Britain has bowed to pressure from China and agreed to postpone direct elections in Hong Kong until 1991 - six years before the colony is due to come under Peking's control. The decision, announced in Hong Kong in an official White Paper yesterday, has drawn cries of ``betrayal'' from groups in the territory who have been demanding elections to the Legislative Assembly this year, and from British members of Parliament who fear that after 1997 Hong Kong will be subject to authoritarian rule from Peking.
The island of Hong Kong and its associated territories on the Chinese mainland have been ruled by Britain since 1898. It is run by a British-appointed governor, who in turn appoints members to an Executive Council and a Legislative Council (the rough equivalents of a cabinet and a parliament).
Britain decided four years ago to hand Hong Kong over to the Chinese when its lease on the territory expires in nine years. Under the Peking-London agreement, direct elections were to be introduced in stages, starting this year.
Martin Lee, a Hong Kong lawyer, who has been leading a campaign to ensure that the 1984 agreement would be kept, greeted the White Paper with charges that the people of the colony had been betrayed. Mr. Lee claimed that Britain had reneged on direct elections now because it was more interested in good relations with China after 1997 than in the welfare of the people of Hong Kong.
In the White Paper, Britain says the arrangements for direct elections have been changed because ``opinions in the colony are divided'' on the timing of constitutional changes. Instead, there will be direct elections for 10 seats in the 56-member Legislative Council in three years.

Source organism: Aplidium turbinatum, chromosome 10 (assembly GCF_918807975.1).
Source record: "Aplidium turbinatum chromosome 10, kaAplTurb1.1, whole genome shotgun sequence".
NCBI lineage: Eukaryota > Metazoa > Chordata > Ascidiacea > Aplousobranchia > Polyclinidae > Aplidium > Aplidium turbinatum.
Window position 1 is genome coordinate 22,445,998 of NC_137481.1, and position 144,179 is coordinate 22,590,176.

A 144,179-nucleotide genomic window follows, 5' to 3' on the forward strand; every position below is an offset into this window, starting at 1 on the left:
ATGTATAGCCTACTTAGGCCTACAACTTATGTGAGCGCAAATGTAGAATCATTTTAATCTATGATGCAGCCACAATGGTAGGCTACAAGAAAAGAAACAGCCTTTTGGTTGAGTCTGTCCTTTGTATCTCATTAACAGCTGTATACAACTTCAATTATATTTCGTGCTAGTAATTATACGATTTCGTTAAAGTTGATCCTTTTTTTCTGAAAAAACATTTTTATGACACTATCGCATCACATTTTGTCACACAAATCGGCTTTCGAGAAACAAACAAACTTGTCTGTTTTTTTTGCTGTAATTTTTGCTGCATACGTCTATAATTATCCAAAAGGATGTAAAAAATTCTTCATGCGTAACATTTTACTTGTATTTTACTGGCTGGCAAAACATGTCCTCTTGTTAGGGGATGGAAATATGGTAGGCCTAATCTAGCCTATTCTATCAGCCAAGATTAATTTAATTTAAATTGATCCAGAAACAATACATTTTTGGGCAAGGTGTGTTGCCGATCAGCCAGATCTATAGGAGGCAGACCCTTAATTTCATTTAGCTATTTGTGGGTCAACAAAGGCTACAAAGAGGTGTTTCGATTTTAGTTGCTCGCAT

But Lee and his supporters said the changed arrangements were ``an example of Britain breaking its promises and failing to stand up to Peking.'' A key phrase in the White Paper says that ``the maintenance of stability requires evolutionary rather than revolutionary advance.''
Foreign Office officials in London claimed Wednesday that Britain had in no sense betrayed Hong Kong, but acknowledged that China had strongly opposed early direct elections. China has argued all along that it would be wrong to hold elections until it publishes the ``Basic Law'' or constitution under which Hong Kong will be governed after 1997. The Basic Law is not to be published until 1990 at the earliest.
Britain's foreign secretary, Sir Geoffrey Howe, has strongly defended the revised arrangements, arguing that they are ``practical'' and ``in line with earlier undertakings.'' But the pro-democracy group in Hong Kong says that opinion polls in the colony indicate that more than 50 percent of Hong Kong citizens want democracy now. Britain contests the polls' findings.
Under the 1984 agreement, China has given Hong Kong the status of a ``special administrative region'' for 50 years after 1997. But for this arrangement to make sense, Hong Kong critics of Britain are saying, there must be a democratic system in place at the time of the Chinese takeover.